I finally finished my 8500ub calibration. Thanks to everyone out there Dan, Dad, etc. for all the helpful information - without you I would have been absolutely clueless with this process!! My old panny pj simply didn't have the flexibility that this pj has and it's really remarkable how enjoyable (and at times frustrating) this process has been. I'd like some criticism on my calibration file attached. Any way that I can make this better I'm game for. A few notes about calibrating the 8500 vs maybe the 6100, 6500, etc.

Gamma - I had the same difficulties with gamma that it folks had with the previous units. When I ran through the visual contrast adjustments prior to calibrating, I set my contrast to a +6; but I was simply unable to get gamma to correctly adjust with contrast that is this high. I ended up with -6 for contrast. At first, this was a dark picture to me, but after the unit's been fully calibrated with the 75% saturations used, this is no longer the case...

The 75% saturations seem to be more in line than what I had seen previously, but the issue is still there and using the 75% calibration is still a great way to go about calibrating this pj from my perspective.

No matter WHAT I DID - i couldn't lower the contrast enough so that my 90% and 100% readings were correct. It looks like either my eyeOne can't read the luminance properly at these levels or something else is off, but no matter what I did i couldn't solve this problem. It doesn't seem to be affecting the picture quality, which I'm very pleased with at this point.

Anyway - thanks again guys for your information - it's been a fun ride! Now I might actually watch some movies for a change!

It looks very good, and it looks like Epson has done a better job with the colors, as the 100% saturations are not nearly as far off as they are with my 6500.

A couple of questions:
1) What mode is this calibration of? (I'm guessing Natural)
2) For gamma, did you use the sliders or a preset? Your 90 IRE is very low, but the rest looks very good.

BTW my contrast is at -12 for my latest dynamic calibration (low lamp) so you can see how much I had to pull it down to get my high end gamma to behave.
post #565 of 730
I got a new bulb (again, BTW Epson service is very, very good, replacement was recevied 2 days after call).

I did a gray scale and gamma calibration on this bulb first with the iris turned off (as per the guide). I then turned it on and reran the gray scale and gamma, and then did a calibration as best I could with the iris on.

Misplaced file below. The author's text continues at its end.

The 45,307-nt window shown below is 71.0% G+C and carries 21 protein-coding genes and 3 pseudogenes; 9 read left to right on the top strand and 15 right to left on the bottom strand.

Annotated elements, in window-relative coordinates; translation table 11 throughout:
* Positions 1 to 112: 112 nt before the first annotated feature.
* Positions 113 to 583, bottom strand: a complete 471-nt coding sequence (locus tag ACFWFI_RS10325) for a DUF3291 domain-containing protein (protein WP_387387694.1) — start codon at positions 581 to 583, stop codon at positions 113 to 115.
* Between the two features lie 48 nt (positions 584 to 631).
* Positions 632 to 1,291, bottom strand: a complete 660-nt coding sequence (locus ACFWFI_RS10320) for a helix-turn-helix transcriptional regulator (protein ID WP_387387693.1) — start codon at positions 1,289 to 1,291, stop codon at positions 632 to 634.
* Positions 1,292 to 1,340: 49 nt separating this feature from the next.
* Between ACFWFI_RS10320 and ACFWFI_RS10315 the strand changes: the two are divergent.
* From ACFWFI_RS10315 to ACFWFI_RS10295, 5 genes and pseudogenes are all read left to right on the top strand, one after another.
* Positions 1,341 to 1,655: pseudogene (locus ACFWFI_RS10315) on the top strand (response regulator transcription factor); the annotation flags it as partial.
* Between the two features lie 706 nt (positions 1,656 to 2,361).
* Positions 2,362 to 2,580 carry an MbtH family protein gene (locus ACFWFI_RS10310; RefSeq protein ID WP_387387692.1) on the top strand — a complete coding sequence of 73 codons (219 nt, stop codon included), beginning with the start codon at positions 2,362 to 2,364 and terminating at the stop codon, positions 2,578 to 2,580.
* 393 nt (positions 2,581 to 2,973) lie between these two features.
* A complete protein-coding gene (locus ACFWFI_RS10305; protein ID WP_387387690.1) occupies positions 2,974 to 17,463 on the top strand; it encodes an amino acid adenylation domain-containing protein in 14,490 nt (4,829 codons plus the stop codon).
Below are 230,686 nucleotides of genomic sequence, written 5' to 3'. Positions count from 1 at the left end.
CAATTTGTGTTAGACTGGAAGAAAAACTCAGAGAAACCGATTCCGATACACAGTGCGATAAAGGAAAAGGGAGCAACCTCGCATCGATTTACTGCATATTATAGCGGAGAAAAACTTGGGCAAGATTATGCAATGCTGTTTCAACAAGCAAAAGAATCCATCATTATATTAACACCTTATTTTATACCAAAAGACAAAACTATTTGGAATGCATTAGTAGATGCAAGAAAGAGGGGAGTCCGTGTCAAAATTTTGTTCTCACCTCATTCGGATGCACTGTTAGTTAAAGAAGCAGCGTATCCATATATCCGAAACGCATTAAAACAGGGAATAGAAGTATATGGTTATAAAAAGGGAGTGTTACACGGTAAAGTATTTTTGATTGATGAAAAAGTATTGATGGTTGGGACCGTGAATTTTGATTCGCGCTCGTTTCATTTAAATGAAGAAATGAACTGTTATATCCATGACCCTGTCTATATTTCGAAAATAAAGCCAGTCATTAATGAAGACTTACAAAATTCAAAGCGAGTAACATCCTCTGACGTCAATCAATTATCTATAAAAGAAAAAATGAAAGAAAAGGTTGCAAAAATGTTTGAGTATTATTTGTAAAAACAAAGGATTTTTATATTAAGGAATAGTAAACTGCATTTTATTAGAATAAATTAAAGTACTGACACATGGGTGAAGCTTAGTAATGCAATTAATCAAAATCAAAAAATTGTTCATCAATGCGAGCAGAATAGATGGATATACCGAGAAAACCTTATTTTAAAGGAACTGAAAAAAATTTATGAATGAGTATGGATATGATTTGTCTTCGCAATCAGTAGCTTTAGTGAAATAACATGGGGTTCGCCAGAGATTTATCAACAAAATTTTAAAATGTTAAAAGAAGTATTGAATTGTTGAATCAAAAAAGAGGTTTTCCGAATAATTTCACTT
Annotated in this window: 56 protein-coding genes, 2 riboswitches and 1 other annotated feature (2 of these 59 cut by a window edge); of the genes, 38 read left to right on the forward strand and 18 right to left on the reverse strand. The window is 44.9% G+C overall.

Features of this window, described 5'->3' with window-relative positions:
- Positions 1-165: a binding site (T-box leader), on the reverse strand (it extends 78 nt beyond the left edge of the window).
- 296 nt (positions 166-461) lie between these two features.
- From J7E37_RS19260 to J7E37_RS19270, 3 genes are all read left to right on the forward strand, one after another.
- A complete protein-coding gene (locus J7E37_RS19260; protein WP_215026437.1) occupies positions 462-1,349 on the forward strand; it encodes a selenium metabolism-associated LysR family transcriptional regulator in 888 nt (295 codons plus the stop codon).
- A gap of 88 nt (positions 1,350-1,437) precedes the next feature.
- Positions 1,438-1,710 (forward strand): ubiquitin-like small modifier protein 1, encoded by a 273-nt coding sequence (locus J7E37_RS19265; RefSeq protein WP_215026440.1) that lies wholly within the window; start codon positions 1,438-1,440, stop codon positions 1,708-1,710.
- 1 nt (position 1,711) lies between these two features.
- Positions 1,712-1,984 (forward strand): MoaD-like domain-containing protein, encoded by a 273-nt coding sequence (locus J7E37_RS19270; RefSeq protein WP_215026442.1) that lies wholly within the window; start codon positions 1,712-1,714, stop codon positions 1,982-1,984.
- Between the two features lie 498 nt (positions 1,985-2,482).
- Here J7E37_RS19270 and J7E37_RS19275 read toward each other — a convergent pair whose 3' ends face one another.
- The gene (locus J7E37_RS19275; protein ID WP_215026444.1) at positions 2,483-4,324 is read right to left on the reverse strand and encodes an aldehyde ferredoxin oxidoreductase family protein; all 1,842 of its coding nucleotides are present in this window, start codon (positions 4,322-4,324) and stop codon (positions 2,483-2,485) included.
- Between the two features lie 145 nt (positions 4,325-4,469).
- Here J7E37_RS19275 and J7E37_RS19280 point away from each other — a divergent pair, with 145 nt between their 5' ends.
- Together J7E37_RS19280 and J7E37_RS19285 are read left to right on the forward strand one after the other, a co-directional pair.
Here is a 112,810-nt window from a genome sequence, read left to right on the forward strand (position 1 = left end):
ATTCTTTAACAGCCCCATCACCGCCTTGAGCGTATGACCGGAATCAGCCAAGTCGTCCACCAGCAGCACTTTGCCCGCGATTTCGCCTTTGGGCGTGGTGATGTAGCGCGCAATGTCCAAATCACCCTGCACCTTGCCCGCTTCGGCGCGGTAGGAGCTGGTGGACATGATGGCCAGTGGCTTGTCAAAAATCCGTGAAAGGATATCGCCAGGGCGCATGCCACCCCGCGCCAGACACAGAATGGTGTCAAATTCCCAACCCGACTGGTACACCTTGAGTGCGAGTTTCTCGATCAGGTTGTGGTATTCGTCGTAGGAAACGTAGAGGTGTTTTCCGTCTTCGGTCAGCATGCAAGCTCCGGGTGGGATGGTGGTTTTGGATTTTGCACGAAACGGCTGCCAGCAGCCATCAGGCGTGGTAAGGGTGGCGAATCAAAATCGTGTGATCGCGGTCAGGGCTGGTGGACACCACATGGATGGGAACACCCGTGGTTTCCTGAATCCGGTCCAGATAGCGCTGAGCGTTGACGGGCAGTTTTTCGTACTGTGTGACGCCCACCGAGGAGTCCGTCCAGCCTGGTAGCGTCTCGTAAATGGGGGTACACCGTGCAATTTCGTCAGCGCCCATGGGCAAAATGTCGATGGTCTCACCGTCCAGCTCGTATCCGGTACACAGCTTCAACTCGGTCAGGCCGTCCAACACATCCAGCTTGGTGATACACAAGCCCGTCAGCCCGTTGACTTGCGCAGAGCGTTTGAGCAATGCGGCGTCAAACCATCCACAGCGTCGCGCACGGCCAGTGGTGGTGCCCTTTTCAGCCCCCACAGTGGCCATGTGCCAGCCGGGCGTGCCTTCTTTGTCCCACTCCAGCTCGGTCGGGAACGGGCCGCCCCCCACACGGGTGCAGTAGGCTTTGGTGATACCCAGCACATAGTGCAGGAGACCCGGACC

The average gamma jumps up to over 2.5, and at the low end it approaches 2.6 when you turn on the iris.

I've watched it for a few hours using the iris on calibration, and I think I like the picture better. What do you all think about this?

Attached are the 3 files.

 

Calibration low lamp dynamic.zip 13.4365234375k . file
post #566 of 730
Quote:
Originally Posted by Knd View Post

It looks very good, and it looks like Epson has done a better job with the colors, as the 100% saturations are not nearly as far off as they are with my 6500.

A couple of questions:
1) What mode is this calibration of? (I'm guessing Natural)
2) For gamma, did you use the sliders or a preset? Your 90 IRE is very low, but the rest looks very good.

BTW my contrast is at -12 for my latest dynamic calibration (low lamp) so you can see how much I had to pull it down to get my high end gamma to behave.

Thanks - not bad for a first timer I guess? Funny I really enjoyed the whole process more than I expected, I guess the geek in me really took over. These measurements were taken in THX Normal mode. Also, no matter what I did I couldn't get the 90 measurements down. At one point I lowered the contrast to -22 or something rediculous, and still got the same results. All I can figure is that my eyeOne has problems at 90??? Oh, and I used the sliders to get my gamma correct. It took some time though, as it seemed my Y value continually dropped and I would get everything in line, then run a grayscale calibration and poof, it was out of line again because Y was different than when I started. Very strange.
post #567 of 730
Quote:
Originally Posted by tekbud View Post

Thanks - not bad for a first timer I guess? Funny I really enjoyed the whole process more than I expected, I guess the geek in me really took over. These measurements were taken in THX Normal mode. Also, no matter what I did I couldn't get the 90 measurements down. At one point I lowered the contrast to -22 or something rediculous, and still got the same results. All I can figure is that my eyeOne has problems at 90??? Oh, and I used the sliders to get my gamma correct. It took some time though, as it seemed my Y value continually dropped and I would get everything in line, then run a grayscale calibration and poof, it was out of line again because Y was different than when I started. Very strange.

With my 6500, I have to pull the 2nd from the right slider down almost all the way to get 90 IRE to behave. Pull it down to about -28 and see what that does, if you haven't already tried this.
post #568 of 730
Yep I've tried all the way down to -32 - still no dice...
post #569 of 730
Thread Starter 
Knd,

I don't recommend calibrating with the iris on. I've done it myself (by accident), and the results were immediately noticable as incorrect.

I've thought it through, but it is very difficult to explain the reasons why calibrating with the iris on is incorrect without typing up a "War and Peace" sized post.